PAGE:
Proximity criteria and pathway concentration. (a) Criteria for chromosome concentration of co-functioning genes. Circles correspond to genes and the red circles are all the members of a group with a common function. (i): concentration within a chromosome (intra-chromosomal). Here clustering/concentration is gauged based on pairwise linear distance (in base pairs or in the number of intervening genes) between co-functioning genes. (ii): dispersal across chromosomes (inter-chromosomal). Out of the 23 pairs of chromosomes, 18 do not contain the group's genes, so this group is concentrated in few chromosomes. This measure takes into account only the chromosomes on which the co-functioning genes reside and ignores the relative locations within each chromosome. (iii): concentration in the 3D space. Curved lines show positions of chromosomal segments in space, with the genes on them. The group is concentrated in space. By identifying the chromosome each segment belongs to, one can distinguish between proximity of inter- and intra-chromosomal gene pairs, and analyze them separately. (b) Pathway concentration in few chromosomes. For each number j of chromosomes, the plots show the number of pathways whose genes reside in at most j chromosomes. Plots for the real genome (red curve) and for an average over 106 random genomes (blue curve) are shown. The shaded area around the blue curve shows ±1 standard deviation. Inset: Zoom in on the region of a small number of chromosomes.
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Related In: Results  -  Collection

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Figure 1: Proximity criteria and pathway concentration. (a) Criteria for chromosome concentration of co-functioning genes. Circles correspond to genes and the red circles are all the members of a group with a common function. (i): concentration within a chromosome (intra-chromosomal). Here clustering/concentration is gauged based on pairwise linear distance (in base pairs or in the number of intervening genes) between co-functioning genes. (ii): dispersal across chromosomes (inter-chromosomal). Out of the 23 pairs of chromosomes, 18 do not contain the group's genes, so this group is concentrated in few chromosomes. This measure takes into account only the chromosomes on which the co-functioning genes reside and ignores the relative locations within each chromosome. (iii): concentration in the 3D space. Curved lines show positions of chromosomal segments in space, with the genes on them. The group is concentrated in space. By identifying the chromosome each segment belongs to, one can distinguish between proximity of inter- and intra-chromosomal gene pairs, and analyze them separately. (b) Pathway concentration in few chromosomes. For each number j of chromosomes, the plots show the number of pathways whose genes reside in at most j chromosomes. Plots for the real genome (red curve) and for an average over 106 random genomes (blue curve) are shown. The shaded area around the blue curve shows ±1 standard deviation. Inset: Zoom in on the region of a small number of chromosomes.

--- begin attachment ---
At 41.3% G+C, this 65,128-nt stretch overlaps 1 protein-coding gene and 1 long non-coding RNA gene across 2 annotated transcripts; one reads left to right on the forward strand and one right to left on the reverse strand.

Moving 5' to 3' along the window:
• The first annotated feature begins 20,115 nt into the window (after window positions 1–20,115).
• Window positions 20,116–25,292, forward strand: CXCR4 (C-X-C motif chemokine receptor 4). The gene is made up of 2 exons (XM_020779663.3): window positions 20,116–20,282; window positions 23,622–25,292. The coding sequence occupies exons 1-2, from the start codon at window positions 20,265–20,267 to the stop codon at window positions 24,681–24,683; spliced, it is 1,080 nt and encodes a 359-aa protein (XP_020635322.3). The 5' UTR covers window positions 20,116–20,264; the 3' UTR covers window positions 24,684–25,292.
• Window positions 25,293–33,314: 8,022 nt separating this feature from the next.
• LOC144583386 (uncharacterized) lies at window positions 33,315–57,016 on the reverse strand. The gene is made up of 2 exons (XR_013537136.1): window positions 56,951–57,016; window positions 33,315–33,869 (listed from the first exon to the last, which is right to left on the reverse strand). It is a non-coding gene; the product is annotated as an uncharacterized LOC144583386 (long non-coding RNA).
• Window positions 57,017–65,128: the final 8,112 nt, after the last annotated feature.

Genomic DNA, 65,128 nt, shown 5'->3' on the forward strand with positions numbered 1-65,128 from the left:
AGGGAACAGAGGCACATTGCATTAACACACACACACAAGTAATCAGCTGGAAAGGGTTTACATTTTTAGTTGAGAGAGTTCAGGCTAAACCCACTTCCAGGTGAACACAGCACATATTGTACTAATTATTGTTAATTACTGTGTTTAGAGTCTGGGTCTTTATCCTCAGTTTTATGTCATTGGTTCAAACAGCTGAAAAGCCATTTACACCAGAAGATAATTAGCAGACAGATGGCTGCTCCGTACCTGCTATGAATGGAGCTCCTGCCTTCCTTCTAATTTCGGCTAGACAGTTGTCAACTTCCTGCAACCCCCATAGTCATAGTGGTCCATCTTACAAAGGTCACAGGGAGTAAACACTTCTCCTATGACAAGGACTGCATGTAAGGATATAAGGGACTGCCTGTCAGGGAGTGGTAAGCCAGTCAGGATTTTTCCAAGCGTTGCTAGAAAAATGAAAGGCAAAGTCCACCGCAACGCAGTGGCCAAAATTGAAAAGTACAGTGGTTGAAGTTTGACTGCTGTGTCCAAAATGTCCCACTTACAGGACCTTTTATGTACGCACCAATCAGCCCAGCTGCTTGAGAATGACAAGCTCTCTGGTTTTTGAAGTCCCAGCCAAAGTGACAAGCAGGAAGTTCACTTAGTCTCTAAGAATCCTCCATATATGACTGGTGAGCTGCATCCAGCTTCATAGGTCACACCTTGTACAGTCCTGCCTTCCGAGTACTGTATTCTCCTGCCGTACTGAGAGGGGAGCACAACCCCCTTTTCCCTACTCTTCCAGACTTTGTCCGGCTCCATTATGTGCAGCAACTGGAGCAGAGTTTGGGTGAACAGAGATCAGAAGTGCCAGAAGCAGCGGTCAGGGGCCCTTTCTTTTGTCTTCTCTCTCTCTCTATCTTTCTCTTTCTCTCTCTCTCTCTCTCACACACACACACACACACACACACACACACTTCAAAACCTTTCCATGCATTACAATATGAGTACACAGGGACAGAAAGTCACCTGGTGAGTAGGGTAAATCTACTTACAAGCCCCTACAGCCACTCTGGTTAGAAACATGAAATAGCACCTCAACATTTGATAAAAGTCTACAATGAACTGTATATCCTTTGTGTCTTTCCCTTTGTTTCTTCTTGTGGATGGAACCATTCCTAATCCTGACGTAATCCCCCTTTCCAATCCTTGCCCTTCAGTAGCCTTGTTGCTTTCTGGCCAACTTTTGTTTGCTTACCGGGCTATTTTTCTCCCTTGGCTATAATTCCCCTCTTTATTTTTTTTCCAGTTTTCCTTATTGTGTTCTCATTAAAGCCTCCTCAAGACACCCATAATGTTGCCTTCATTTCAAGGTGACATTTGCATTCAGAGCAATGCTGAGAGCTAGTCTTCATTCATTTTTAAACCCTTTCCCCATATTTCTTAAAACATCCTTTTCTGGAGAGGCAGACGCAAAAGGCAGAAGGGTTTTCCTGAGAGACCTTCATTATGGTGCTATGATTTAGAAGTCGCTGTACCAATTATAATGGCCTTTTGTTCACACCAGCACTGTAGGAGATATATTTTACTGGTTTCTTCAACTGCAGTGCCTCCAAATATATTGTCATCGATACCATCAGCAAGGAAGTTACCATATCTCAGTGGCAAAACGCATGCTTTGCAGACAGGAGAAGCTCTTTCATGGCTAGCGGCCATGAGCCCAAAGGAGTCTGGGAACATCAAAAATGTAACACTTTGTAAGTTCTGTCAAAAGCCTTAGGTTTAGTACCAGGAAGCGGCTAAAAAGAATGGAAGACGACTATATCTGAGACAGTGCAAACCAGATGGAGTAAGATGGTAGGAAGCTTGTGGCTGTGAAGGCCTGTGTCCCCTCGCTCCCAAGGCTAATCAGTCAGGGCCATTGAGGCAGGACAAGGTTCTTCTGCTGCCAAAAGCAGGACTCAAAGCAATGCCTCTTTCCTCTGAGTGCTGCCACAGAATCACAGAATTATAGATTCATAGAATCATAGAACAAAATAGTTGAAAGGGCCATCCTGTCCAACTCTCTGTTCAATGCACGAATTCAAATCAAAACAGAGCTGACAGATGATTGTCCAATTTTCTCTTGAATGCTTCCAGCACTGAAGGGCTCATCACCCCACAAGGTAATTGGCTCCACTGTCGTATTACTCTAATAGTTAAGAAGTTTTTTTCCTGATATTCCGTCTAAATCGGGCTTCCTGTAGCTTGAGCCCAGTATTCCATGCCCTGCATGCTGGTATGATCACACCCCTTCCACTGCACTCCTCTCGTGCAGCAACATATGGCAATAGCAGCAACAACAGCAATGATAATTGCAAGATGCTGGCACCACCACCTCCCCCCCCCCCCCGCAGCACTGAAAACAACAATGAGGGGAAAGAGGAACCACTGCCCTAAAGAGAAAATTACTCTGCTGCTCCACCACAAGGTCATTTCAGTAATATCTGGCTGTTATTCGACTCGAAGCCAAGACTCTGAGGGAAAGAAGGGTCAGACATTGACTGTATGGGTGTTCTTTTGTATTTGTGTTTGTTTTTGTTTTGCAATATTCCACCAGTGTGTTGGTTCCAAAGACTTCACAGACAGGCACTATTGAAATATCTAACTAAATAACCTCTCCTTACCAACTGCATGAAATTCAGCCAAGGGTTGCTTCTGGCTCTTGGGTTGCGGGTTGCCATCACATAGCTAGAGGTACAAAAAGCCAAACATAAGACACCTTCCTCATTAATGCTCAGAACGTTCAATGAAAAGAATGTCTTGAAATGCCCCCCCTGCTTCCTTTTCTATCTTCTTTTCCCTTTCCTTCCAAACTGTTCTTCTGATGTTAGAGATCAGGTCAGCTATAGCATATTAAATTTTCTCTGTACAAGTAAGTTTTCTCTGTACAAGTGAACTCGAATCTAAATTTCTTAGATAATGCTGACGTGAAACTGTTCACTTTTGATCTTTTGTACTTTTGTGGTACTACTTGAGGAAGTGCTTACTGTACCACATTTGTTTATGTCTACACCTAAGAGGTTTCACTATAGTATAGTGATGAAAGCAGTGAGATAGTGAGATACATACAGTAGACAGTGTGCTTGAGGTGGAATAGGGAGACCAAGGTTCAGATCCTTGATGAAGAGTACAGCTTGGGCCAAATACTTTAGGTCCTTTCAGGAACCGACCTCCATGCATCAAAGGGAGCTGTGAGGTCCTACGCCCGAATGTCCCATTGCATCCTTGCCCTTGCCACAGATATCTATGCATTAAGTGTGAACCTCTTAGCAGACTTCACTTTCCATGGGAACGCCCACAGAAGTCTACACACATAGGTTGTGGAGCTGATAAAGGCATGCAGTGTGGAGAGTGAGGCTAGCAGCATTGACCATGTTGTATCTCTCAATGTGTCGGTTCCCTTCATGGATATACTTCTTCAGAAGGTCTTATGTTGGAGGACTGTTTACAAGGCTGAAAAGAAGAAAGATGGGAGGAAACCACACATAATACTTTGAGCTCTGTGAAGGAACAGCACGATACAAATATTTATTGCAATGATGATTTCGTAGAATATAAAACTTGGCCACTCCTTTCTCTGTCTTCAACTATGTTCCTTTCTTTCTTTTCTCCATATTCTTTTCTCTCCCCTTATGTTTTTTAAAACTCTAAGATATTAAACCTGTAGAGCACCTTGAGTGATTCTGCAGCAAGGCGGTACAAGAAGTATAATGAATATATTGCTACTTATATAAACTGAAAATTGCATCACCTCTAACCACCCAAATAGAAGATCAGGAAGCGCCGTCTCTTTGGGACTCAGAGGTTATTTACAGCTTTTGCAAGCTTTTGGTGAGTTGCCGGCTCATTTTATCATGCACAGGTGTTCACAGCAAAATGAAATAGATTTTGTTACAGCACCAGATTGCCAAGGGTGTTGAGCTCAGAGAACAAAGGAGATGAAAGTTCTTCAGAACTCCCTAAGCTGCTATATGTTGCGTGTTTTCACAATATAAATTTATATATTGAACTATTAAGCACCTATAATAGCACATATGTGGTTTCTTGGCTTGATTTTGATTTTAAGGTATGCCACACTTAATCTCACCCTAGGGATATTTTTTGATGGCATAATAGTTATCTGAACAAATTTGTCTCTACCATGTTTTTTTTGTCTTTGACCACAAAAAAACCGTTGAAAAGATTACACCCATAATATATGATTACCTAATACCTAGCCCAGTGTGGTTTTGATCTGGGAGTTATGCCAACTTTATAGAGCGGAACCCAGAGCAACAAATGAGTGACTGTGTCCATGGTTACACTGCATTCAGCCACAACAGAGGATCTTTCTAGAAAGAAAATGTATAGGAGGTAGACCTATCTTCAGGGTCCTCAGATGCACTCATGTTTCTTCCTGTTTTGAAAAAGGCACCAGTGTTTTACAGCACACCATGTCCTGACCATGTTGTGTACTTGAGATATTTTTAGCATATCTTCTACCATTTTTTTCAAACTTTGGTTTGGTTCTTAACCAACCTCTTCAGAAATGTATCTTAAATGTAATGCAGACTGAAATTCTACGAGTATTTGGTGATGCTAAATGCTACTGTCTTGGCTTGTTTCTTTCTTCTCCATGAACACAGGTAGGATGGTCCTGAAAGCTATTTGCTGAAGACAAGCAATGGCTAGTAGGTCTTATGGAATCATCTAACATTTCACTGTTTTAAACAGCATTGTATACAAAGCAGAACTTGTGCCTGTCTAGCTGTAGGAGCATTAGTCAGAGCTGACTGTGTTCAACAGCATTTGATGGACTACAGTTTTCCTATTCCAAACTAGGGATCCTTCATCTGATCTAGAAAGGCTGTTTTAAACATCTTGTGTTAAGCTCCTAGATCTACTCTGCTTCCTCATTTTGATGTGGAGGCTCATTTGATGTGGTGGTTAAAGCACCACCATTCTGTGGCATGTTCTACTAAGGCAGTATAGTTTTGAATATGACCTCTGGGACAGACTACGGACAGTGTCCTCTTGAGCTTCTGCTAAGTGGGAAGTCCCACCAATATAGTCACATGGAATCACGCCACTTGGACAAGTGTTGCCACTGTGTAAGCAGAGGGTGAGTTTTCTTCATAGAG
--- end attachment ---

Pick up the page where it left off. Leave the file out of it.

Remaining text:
Mentions: We set out to test the tendency of genes with a common function to cluster in the genome using three complementary measures (Figure 1a): inter-chromosomally, by measuring the number of chromosomes co-functioning genes are distributed on; intra-chromosomally, using the genomic distances between co-functioning genes, and in 3D space, by measuring the proximity in the nucleus between co-functioning genes. These three approaches are complementary and each addresses a different aspect of the concentration.

Bottom Line: We find a significant concentration of functional groups both in terms of their distance within the same chromosome and in terms of their dispersal over several chromosomes.The result holds for all three types of functional groups that we tested.Hence, the human genome shows substantial concentration of functional groups within chromosomes and across chromosomes in space.

View Article: PubMed Central - PubMed

Affiliation: Genome Informatics, Faculty of Technology and Institute for Bioinformatics, Center for Biotechnology (CeBiTec), Bielefeld University, Bielefeld 33615, Germany IBM Research-Haifa, Mount Carmel, Haifa 3498825, Israel.

Show MeSH